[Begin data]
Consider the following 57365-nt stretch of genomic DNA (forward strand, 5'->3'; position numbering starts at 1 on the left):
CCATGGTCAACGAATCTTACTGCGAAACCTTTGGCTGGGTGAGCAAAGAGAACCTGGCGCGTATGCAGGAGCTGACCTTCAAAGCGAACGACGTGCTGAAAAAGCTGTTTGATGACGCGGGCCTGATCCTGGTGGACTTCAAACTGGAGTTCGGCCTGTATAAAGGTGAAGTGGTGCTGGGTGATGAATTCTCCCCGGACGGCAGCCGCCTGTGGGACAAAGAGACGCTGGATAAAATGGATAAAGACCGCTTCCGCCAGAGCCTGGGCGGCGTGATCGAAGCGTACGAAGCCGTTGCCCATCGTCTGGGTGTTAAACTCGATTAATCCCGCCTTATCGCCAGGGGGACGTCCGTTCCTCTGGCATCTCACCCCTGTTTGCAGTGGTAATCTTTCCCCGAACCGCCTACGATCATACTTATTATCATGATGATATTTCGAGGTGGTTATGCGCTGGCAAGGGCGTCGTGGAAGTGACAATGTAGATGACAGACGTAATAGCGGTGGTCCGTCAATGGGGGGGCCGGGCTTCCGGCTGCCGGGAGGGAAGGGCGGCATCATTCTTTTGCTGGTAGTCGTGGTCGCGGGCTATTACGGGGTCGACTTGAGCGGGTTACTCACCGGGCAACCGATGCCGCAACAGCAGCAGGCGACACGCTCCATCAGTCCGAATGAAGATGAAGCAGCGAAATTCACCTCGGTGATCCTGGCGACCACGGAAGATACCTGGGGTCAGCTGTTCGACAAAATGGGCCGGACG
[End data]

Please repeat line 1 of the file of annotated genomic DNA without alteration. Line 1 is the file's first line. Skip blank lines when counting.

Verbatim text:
Consider the following 57365-nt stretch of genomic DNA (forward strand, 5'->3'; position numbering starts at 1 on the left):